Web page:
With so many options for fabrics, it can be difficult to decide which will work best for you. Merino wool, made of wool fibers from Merino sheep, and Tencel lyocell, a semi-synthetic fiber made from wood pulp, are two very popular materials used in the production of clothing. This article will compare the two and help you decide which is better for you.
Both Tencel and merino clothes are eco-friendly and comfortable. However, Tencel is better for summer wear while merino is more insulating. The Tencel-merino blend combines the best properties of both fibers to form a new category of athleisure clothing that can be worn year-round.
Let’s take a deep dive:
What are the similarities between Tencel lyocell and merino wool?
Tencel and merino are two very different fibers but share many of the same properties:
- Both fabrics feel soft and luxurious but Tencel feels silkier and merino is warmer and cosier.
- Even though they can be made into heavy weight fabric, clothes made from both fibers tend to be lightweight.
- Both are high quality fibers that are environmentally friendly.
- As Tencel and merino are naturally sourced, both are biodegradable and compostable within months.
- Both are great thermo-regulators. They keep wearers cool and dry in summer, warm and dry in winter.
- Both fabrics are moisture-wicking but Tencel lyocell wicks sweat three times faster than merino does.
- They are also both very absorbent and breathable.
- But not stretchy. Most Tencel and merino are non-stretchy fibers and the clothes are often blended with elastane for stretch.
- Tencel and merino both don’t wrinkle easily and make excellent travel companions.
- Both are anti-static.
- They are both itch-free! Yeay!
- Both are also hypo-allergenic and make great choices for anyone with sensitive skin or allergies.
- Both are anti-bacterial. The natural lanolin in the merino wool repels bacteria and Tencel’s properties discourages baterial growth.
- Because of this, both fibers are anti-odor and can be worn multiple times before needing a wash.
- Unfortunately, both can also be expensive.
What are the differences between Tencel lyocell and merino wool?
- Tencel is a semi-synthetic fiber made by putting wood pulp through chemical and mechanical processes. On the other hand, merino wool is sourced directly from shearing merino sheep.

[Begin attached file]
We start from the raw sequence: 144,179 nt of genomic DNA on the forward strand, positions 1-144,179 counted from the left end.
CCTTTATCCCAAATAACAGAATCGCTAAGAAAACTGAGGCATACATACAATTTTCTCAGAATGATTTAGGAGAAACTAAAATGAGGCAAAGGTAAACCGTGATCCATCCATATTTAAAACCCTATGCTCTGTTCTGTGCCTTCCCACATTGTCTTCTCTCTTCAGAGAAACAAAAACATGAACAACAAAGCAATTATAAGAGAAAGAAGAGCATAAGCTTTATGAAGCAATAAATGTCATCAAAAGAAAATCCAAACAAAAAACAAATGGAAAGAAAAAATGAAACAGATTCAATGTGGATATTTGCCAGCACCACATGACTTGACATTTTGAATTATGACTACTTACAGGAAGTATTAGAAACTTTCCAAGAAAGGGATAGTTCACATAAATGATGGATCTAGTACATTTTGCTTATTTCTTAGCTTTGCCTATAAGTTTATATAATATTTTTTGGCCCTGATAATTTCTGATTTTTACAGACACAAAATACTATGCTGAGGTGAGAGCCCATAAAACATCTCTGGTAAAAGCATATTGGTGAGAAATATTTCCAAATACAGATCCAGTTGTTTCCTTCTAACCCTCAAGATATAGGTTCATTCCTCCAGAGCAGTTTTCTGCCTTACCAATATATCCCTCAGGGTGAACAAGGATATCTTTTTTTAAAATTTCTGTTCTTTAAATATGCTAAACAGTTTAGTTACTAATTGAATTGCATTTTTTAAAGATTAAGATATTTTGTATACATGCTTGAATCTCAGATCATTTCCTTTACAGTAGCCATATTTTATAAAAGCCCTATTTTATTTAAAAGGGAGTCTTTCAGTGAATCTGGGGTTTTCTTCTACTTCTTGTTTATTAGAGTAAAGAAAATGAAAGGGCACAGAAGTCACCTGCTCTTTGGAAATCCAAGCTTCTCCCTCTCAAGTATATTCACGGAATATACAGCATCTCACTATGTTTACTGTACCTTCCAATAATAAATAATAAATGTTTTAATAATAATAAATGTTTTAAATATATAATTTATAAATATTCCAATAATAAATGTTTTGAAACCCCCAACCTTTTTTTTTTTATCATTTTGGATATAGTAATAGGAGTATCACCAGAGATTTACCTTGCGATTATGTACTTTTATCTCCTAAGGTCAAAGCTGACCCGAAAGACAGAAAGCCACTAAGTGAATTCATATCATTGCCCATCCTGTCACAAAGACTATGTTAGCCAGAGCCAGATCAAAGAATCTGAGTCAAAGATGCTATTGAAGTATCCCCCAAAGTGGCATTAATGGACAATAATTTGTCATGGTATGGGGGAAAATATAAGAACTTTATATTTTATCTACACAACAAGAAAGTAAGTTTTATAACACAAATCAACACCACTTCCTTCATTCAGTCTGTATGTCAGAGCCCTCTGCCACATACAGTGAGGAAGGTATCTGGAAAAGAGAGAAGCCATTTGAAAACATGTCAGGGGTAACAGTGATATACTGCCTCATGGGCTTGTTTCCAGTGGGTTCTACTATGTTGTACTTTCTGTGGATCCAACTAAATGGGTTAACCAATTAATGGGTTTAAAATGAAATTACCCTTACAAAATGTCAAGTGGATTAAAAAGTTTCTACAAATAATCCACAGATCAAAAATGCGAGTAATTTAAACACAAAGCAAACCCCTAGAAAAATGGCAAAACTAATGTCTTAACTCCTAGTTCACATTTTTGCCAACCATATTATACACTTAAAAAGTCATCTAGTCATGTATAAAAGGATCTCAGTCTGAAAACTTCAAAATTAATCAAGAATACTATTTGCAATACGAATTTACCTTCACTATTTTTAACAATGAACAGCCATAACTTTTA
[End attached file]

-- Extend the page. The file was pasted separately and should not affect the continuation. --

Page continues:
- As Tencel is sourced from the eucalyptus tree, it’s considered a vegan fabric. Merino wool is most certainly not vegan.
- Tencel feels cool on the skin whereas merino feels warmer and provides more warmth and insulation in winter.
- Merino is more durable and is more resistant to pilling. Tencel pills easily and doesn’t last as long.
- Tencel is quick-drying but Merino wool takes its time.
- Merino wool is recyclable but Tencel can’t be recycled as yet.
|sourced from wood pulp
|made from sheep wool
|doesn’t dry quickly at all
|feels cool to the skin
|feels warm to the skin
|has a silky sheen
Is Tencel or merino more eco-friendly?
With all the pressure to go green nowadays, it’s hard to know what is actually environmentally friendly and what is a marketing ploy. Both Tencel lyocell and merino wool are considered eco-friendly fibers but they are not perfect.
Tencel lyocell goes through chemical processes and uses a lot of energy to make. Lenzing (the company that makes Tencel) counteracts this by recycling 99% of the chemicals used and garnering solar power for their Tencel factories.
Merino wool on the other hand, requires raising sheep that takes up land and precious resources. Many sheep farmers still perform a cruel procedure called mule-sling, removing the wooly skin near the anus of the sheep, to prevent blowfly infestations. There is increasing public pressure to stop this practice and ethical wool is becoming more commonplace every year.
Weighing up the pros and cons of both fibers, Tencel lyocell is the more eco-friendly of the two. But merino wool has a lot of potential. The wool industry just needs to clean up more.
When do you choose Tencel over merino wool?
I prefer Tencel over merino for summer wear as Tencel feels cool on the skin and is three times more moisture-wicking than merino.
Tencel also has a silky sheen to it and make great luxe-looking clothes for fancy dinners.
When do you choose merino wool over Tencel?
In the winter, merino wool wins hands down as it retains heat better. Tencel can also be a good choice for winter but is usually worn as a base layer.
Due to it’s tendency to pill, Tencel is not a good choice for activewear and rough activities. Choose merino for activewear.
Is there a need to choose?
Both Tencel and merino are amazing fibers with many benefits. Wouldn’t it be great if the two could be combined so you don’t have to choose?
Enter Tencel-merino. Tencel is the ideal blending partner for merino wool. The combination of the two bears a new super fabric that is cooling, soft, breathable, moisture-wicking, anti-microbial and anti-itch. More importantly, it is resistant to pilling and therefore, more durable.
Tencel-merino performance wear is now a whole new category in athleisure clothing.
This Icebreaker Cool-lite Sphere T-shirt is made of Tencel and merino wool. It will keep you warm and dry in winter, cool and dry in summer.
To wrap up
Tencel and merino wool are both high quality material, but each has its own benefits. If you can’t decide between the two, give Tencel-merino blend a go.